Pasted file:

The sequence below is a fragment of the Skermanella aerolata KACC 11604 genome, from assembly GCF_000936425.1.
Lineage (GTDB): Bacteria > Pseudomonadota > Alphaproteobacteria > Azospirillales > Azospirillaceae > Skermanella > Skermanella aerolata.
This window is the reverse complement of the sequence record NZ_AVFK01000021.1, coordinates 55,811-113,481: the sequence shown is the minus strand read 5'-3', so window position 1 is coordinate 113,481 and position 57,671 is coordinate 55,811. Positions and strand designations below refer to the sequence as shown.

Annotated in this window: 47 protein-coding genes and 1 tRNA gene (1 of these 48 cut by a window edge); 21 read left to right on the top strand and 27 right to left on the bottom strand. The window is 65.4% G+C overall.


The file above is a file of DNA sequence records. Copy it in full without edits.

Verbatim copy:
The sequence below is a fragment of the Skermanella aerolata KACC 11604 genome, from assembly GCF_000936425.1.
Lineage (GTDB): Bacteria > Pseudomonadota > Alphaproteobacteria > Azospirillales > Azospirillaceae > Skermanella > Skermanella aerolata.
This window is the reverse complement of the sequence record NZ_AVFK01000021.1, coordinates 55,811-113,481: the sequence shown is the minus strand read 5'-3', so window position 1 is coordinate 113,481 and position 57,671 is coordinate 55,811. Positions and strand designations below refer to the sequence as shown.

Annotated in this window: 47 protein-coding genes and 1 tRNA gene (1 of these 48 cut by a window edge); 21 read left to right on the top strand and 27 right to left on the bottom strand. The window is 65.4% G+C overall.